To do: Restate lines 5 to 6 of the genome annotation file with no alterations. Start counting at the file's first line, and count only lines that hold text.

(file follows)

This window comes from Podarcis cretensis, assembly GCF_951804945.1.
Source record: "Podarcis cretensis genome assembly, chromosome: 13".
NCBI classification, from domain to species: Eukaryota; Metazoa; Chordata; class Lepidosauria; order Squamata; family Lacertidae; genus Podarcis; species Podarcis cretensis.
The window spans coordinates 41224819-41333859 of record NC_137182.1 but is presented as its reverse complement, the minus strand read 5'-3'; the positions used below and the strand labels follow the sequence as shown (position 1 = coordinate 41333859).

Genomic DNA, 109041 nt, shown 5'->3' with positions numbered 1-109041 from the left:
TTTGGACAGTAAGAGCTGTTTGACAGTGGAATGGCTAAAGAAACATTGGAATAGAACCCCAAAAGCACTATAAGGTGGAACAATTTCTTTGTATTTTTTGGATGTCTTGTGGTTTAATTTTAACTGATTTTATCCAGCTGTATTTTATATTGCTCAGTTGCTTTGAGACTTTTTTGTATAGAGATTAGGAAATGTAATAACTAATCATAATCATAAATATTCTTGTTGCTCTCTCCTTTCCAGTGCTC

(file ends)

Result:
Genomic DNA, 109041 nt, shown 5'->3' with positions numbered 1-109041 from the left:
TTTGGACAGTAAGAGCTGTTTGACAGTGGAATGGCTAAAGAAACATTGGAATAGAACCCCAAAAGCACTATAAGGTGGAACAATTTCTTTGTATTTTTTGGATGTCTTGTGGTTTAATTTTAACTGATTTTATCCAGCTGTATTTTATATTGCTCAGTTGCTTTGAGACTTTTTTGTATAGAGATTAGGAAATGTAATAACTAATCATAATCATAAATATTCTTGTTGCTCTCTCCTTTCCAGTGCTC